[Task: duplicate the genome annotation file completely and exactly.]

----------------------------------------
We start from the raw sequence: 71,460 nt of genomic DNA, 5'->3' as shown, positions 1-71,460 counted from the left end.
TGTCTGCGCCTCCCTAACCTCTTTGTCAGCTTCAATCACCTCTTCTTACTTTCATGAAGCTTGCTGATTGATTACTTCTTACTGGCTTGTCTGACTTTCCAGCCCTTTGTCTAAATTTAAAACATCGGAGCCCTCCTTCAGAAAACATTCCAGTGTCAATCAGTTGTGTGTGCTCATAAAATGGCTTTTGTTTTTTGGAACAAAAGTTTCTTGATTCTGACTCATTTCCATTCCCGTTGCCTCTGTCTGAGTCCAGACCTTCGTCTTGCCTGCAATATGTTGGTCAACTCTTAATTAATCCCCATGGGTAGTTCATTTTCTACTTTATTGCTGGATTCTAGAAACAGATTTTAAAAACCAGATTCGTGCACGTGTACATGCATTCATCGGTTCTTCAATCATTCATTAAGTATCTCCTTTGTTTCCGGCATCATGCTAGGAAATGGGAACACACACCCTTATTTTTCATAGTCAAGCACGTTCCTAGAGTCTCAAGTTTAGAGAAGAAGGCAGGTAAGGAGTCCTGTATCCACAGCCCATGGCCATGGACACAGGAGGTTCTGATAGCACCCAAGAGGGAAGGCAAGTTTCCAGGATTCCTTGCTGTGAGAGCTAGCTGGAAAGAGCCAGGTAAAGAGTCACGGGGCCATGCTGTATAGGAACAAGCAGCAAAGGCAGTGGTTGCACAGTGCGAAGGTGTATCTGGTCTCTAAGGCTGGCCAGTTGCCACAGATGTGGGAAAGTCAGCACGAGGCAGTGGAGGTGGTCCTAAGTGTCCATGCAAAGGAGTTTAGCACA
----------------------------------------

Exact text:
We start from the raw sequence: 71,460 nt of genomic DNA, 5'->3' as shown, positions 1-71,460 counted from the left end.
TGTCTGCGCCTCCCTAACCTCTTTGTCAGCTTCAATCACCTCTTCTTACTTTCATGAAGCTTGCTGATTGATTACTTCTTACTGGCTTGTCTGACTTTCCAGCCCTTTGTCTAAATTTAAAACATCGGAGCCCTCCTTCAGAAAACATTCCAGTGTCAATCAGTTGTGTGTGCTCATAAAATGGCTTTTGTTTTTTGGAACAAAAGTTTCTTGATTCTGACTCATTTCCATTCCCGTTGCCTCTGTCTGAGTCCAGACCTTCGTCTTGCCTGCAATATGTTGGTCAACTCTTAATTAATCCCCATGGGTAGTTCATTTTCTACTTTATTGCTGGATTCTAGAAACAGATTTTAAAAACCAGATTCGTGCACGTGTACATGCATTCATCGGTTCTTCAATCATTCATTAAGTATCTCCTTTGTTTCCGGCATCATGCTAGGAAATGGGAACACACACCCTTATTTTTCATAGTCAAGCACGTTCCTAGAGTCTCAAGTTTAGAGAAGAAGGCAGGTAAGGAGTCCTGTATCCACAGCCCATGGCCATGGACACAGGAGGTTCTGATAGCACCCAAGAGGGAAGGCAAGTTTCCAGGATTCCTTGCTGTGAGAGCTAGCTGGAAAGAGCCAGGTAAAGAGTCACGGGGCCATGCTGTATAGGAACAAGCAGCAAAGGCAGTGGTTGCACAGTGCGAAGGTGTATCTGGTCTCTAAGGCTGGCCAGTTGCCACAGATGTGGGAAAGTCAGCACGAGGCAGTGGAGGTGGTCCTAAGTGTCCATGCAAAGGAGTTTAGCACA